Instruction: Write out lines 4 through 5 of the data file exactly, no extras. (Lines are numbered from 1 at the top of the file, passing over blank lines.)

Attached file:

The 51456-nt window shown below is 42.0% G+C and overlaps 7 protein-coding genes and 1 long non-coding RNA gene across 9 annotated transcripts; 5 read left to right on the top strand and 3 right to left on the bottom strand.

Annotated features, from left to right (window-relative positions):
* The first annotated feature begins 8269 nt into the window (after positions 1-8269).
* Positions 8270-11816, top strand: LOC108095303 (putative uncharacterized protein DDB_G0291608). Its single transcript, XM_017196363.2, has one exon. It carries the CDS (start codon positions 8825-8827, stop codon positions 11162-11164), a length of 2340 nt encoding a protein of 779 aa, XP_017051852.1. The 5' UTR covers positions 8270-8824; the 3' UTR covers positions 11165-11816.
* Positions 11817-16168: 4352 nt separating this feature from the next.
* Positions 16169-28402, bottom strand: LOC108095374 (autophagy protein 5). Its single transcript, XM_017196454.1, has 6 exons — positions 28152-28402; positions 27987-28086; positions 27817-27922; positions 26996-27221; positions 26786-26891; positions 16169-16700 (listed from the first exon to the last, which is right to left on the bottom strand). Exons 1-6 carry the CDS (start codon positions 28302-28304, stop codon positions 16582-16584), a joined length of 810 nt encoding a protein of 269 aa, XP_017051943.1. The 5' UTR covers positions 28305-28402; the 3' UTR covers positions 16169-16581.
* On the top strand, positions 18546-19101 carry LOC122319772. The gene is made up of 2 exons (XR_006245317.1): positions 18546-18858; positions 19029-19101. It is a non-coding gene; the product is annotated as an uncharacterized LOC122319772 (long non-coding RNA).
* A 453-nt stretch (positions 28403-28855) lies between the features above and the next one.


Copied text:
* Positions 8270-11816, top strand: LOC108095303 (putative uncharacterized protein DDB_G0291608). Its single transcript, XM_017196363.2, has one exon. It carries the CDS (start codon positions 8825-8827, stop codon positions 11162-11164), a length of 2340 nt encoding a protein of 779 aa, XP_017051852.1. The 5' UTR covers positions 8270-8824; the 3' UTR covers positions 11165-11816.
* Positions 11817-16168: 4352 nt separating this feature from the next.